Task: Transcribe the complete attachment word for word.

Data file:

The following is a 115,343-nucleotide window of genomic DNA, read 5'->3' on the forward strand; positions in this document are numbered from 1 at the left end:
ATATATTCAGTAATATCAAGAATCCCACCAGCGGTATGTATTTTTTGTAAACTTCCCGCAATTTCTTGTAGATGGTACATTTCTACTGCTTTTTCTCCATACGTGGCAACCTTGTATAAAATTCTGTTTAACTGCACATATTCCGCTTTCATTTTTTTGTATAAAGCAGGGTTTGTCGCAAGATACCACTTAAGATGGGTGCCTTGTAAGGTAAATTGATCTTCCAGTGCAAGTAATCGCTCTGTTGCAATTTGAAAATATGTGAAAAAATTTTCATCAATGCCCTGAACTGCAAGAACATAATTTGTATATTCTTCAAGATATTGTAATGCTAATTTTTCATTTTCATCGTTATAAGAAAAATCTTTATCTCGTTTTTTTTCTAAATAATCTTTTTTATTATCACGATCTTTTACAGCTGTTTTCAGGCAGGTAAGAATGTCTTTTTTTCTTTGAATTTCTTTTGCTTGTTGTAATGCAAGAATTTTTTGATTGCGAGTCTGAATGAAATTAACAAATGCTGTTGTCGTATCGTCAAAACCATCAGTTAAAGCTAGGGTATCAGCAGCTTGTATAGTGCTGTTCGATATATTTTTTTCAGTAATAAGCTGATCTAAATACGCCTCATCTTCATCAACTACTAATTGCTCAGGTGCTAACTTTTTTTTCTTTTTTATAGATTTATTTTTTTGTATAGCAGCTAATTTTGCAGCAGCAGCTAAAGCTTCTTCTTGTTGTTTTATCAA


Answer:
The following is a 115,343-nucleotide window of genomic DNA, read 5'->3' on the forward strand; positions in this document are numbered from 1 at the left end:
ATATATTCAGTAATATCAAGAATCCCACCAGCGGTATGTATTTTTTGTAAACTTCCCGCAATTTCTTGTAGATGGTACATTTCTACTGCTTTTTCTCCATACGTGGCAACCTTGTATAAAATTCTGTTTAACTGCACATATTCCGCTTTCATTTTTTTGTATAAAGCAGGGTTTGTCGCAAGATACCACTTAAGATGGGTGCCTTGTAAGGTAAATTGATCTTCCAGTGCAAGTAATCGCTCTGTTGCAATTTGAAAATATGTGAAAAAATTTTCATCAATGCCCTGAACTGCAAGAACATAATTTGTATATTCTTCAAGATATTGTAATGCTAATTTTTCATTTTCATCGTTATAAGAAAAATCTTTATCTCGTTTTTTTTCTAAATAATCTTTTTTATTATCACGATCTTTTACAGCTGTTTTCAGGCAGGTAAGAATGTCTTTTTTTCTTTGAATTTCTTTTGCTTGTTGTAATGCAAGAATTTTTTGATTGCGAGTCTGAATGAAATTAACAAATGCTGTTGTCGTATCGTCAAAACCATCAGTTAAAGCTAGGGTATCAGCAGCTTGTATAGTGCTGTTCGATATATTTTTTTCAGTAATAAGCTGATCTAAATACGCCTCATCTTCATCAACTACTAATTGCTCAGGTGCTAACTTTTTTTTCTTTTTTATAGATTTATTTTTTTGTATAGCAGCTAATTTTGCAGCAGCAGCTAAAGCTTCTTCTTGTTGTTTTATCAA